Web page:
Interior architecture and design can support, promote and convey a business’ brand. Learn how.
Supported by Ascent Architecture & Interiors’ team of architects and design professionals, Lynn has worked on senior living communities, apartment complexes and health-care and veterinary clinics, as well as restaurant and retail buildings and tenant improvements. Before joining Ascent, she specialized in designing dental and orthodontic clinics.
Here Lynn explains the process of “branding” a space to convey business’ values to customers.
Q: What is branding, or environment branding, when referring to interior architecture and design?
Lynn Baker: When we’re talking about interiors, the term “branding” means creating an environment that embodies the attributes of a business, so customers recognize and experience your business’ brand when they enter your place of business.
Q: How do color, texture, art, lighting and furniture play a role in interior branding for your clients’ spaces?
LB: We can use colors to literally communicate the brand to our clients’ customers, potential customers, stakeholders, employees and community. An example of environment branding includes repeating colors from your logo in your space. Additionally, we use color to communicate a feeling or quality associated with your brand. If a brand prides itself on being “fun,” for example, a designer might select bright or energetic colors.
We use texture, art, lighting and furniture in the same way. Lighting, in particular, can create an atmosphere that relates to your brand or the experience you wish customers to have while in your space and interfacing with your employees.
Do you want customers to feel energized when they enter your space or feel restful and cocooned? In the first instance you might use more daylight and bright, indirect lighting; in the latter you might have low levels of warm-colored light.
The way customers or employees use the space can also communicate a brand. Moveable workspaces, couches and an open environment can suggest a collaborative, creative business, in contrast to a space that’s less flexible and closed-off, which could suggest the importance of privacy, confidentiality, trust and security.
Q: What is a national corporate branded environment example people might recognize?
LB: Google is a company that famously communicates its “fun and playful” brand identity into its interior by using the brand’s multiple colors and showcasing unique design features, such as an indoor slide or mini-golf course.
Q: Is environment branding done before, after or in collaboration with the marketing professionals responsible for a company’s overall corporate branding strategy?
LB: Interior branding can be done in any of these ways. If a company has not yet hired a marketing professional, it’s helpful if the client has an idea of what makes their product or service unique. We can then work with the client to identify these qualities and create an interior environment to reinforce them. A marketing professional can then build upon this base.
Working in collaboration with marketing professionals can make the interior branding very successful. The marketing professional and interior designer can share their opinions about the other’s work and ensure the client understands and is happy with everything the brand and interior are communicating. When necessary, at Ascent Architecture & Interiors we work with a contracted graphic designer to help clients select logos and corporate colors. This additional service for our client helps expedite signage procurement and also influences the exterior architecture of our projects, as well well as the interiors.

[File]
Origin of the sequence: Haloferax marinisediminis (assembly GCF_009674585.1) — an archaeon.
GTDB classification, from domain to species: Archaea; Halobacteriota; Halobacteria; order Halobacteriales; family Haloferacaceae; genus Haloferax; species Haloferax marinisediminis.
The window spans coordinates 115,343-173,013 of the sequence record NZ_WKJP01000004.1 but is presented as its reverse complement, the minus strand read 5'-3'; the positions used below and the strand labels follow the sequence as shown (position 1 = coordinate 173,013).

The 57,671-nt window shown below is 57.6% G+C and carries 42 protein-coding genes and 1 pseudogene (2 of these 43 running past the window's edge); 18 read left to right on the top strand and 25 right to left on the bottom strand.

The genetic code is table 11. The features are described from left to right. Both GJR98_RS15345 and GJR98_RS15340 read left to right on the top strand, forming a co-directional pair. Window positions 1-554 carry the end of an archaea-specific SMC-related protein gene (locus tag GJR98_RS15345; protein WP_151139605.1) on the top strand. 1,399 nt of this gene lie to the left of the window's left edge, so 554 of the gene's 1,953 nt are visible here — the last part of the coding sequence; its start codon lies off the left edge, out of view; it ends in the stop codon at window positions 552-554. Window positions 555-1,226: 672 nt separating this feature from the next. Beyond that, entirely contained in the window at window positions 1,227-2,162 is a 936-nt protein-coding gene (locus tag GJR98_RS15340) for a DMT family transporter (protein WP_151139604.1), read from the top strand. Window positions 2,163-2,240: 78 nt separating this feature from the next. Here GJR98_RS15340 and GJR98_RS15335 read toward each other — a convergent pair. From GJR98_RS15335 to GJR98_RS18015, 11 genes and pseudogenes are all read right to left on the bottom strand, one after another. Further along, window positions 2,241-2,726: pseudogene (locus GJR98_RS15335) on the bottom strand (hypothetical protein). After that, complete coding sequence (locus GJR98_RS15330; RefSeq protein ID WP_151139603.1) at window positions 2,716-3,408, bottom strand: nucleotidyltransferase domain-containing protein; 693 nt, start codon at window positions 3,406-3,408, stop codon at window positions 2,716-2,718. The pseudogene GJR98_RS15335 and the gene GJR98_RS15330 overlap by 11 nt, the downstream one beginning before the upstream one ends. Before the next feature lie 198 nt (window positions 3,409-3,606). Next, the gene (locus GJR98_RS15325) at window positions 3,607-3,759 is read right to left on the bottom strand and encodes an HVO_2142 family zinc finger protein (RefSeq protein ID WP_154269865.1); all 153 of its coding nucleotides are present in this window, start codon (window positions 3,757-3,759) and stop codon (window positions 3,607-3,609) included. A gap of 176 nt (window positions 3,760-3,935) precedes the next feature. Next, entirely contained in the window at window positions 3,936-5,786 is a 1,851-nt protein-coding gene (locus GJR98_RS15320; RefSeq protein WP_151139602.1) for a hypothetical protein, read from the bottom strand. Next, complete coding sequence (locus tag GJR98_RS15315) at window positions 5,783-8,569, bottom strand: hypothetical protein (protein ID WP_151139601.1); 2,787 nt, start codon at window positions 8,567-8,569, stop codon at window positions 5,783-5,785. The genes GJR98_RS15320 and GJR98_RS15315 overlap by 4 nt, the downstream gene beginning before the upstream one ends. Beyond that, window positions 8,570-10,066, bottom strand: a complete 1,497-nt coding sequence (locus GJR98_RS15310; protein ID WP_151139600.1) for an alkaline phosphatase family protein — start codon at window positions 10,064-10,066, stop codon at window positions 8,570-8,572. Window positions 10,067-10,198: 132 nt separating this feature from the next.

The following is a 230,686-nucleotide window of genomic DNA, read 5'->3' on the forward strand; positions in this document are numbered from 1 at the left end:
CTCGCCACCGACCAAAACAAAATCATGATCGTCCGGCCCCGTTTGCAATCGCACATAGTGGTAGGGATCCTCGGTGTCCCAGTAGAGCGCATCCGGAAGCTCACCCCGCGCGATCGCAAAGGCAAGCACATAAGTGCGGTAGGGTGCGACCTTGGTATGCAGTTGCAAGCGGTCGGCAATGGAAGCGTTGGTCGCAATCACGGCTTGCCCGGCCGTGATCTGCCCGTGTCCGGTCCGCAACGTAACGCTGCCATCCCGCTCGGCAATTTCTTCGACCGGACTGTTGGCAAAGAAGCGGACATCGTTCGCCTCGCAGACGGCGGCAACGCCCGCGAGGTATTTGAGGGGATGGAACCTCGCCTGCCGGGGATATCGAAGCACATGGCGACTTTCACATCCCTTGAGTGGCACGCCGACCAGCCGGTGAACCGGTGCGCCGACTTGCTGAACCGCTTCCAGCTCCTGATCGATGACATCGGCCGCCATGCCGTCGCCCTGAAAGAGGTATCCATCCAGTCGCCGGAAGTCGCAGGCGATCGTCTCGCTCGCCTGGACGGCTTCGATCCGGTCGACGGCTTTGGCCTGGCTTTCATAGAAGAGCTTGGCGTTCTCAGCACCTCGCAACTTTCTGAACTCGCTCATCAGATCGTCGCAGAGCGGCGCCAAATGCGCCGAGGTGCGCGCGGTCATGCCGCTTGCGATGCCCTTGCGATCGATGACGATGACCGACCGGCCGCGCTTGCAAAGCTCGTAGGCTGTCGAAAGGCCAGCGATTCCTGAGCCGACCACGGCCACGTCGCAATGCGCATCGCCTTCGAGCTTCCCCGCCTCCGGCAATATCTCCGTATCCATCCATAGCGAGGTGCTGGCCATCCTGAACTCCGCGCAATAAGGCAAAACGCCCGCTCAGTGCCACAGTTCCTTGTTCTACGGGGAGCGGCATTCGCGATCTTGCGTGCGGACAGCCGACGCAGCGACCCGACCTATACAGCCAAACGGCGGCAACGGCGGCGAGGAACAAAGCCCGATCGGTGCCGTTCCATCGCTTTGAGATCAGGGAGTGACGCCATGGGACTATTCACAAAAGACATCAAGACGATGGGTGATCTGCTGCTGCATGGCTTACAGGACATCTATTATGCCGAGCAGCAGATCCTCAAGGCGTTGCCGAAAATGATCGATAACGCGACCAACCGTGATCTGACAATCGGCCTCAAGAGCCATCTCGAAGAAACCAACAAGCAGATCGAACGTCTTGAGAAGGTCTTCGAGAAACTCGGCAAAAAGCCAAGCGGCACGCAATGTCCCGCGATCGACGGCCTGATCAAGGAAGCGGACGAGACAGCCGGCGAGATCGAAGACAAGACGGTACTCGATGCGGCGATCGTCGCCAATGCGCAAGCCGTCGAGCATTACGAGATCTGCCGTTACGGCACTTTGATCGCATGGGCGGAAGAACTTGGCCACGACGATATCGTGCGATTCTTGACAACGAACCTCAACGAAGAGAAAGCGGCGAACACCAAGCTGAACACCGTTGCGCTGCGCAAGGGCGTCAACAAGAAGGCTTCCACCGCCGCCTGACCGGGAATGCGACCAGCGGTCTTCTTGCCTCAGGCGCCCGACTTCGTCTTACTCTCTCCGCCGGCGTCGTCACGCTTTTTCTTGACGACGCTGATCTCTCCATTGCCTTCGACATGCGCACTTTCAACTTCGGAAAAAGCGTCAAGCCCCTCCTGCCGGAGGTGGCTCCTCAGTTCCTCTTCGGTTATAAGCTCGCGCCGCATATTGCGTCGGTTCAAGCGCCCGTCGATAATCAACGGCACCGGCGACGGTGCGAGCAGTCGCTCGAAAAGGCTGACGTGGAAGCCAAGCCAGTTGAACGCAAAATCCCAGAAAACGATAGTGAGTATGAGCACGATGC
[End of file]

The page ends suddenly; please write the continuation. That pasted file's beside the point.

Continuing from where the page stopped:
Q: Step-by-step, what is the process of branding an interior environment?
LB: First, we want to hear the client’s initial ideas for a project—this might give us ideas about their philosophy and what’s important to them, both functionally and aesthetically. At this point, I also look at a client’s website and any existing printed collateral, such as brochures or flyers, to determine if they have branding in place that will be essential to incorporate in the interior design.
Next, we create an inspiration board that illustrates the brand attributes through interior design—it might contain descriptive words, photos of other interiors, colors, art, and design features. The client then gives me feedback on what they do or don’t like about the board.
From there, our team begins drawing the design features, and selects colors, lighting, artwork and furniture that are similar to the items displayed on the inspiration board. We meet with the client during each of these steps to get their input and make changes, if necessary.
Q: What positive impact can interior design branding have on your clients’ businesses?
LB: I think it can reinforce the qualities of their products and service for the customer. Not branding an interior space can cause confusion or doubt for a customer, and even for the employees, especially if your website or work is known for a certain quality, and then your interior environment contradicts it. When a customer visits a properly branded space, they will make a positive judgment about the business, possibly prior to knowing anything about your work or product.
To learn more how your brand can better influence your place of business, please contact us for a complimentary interior architecture and design consultation.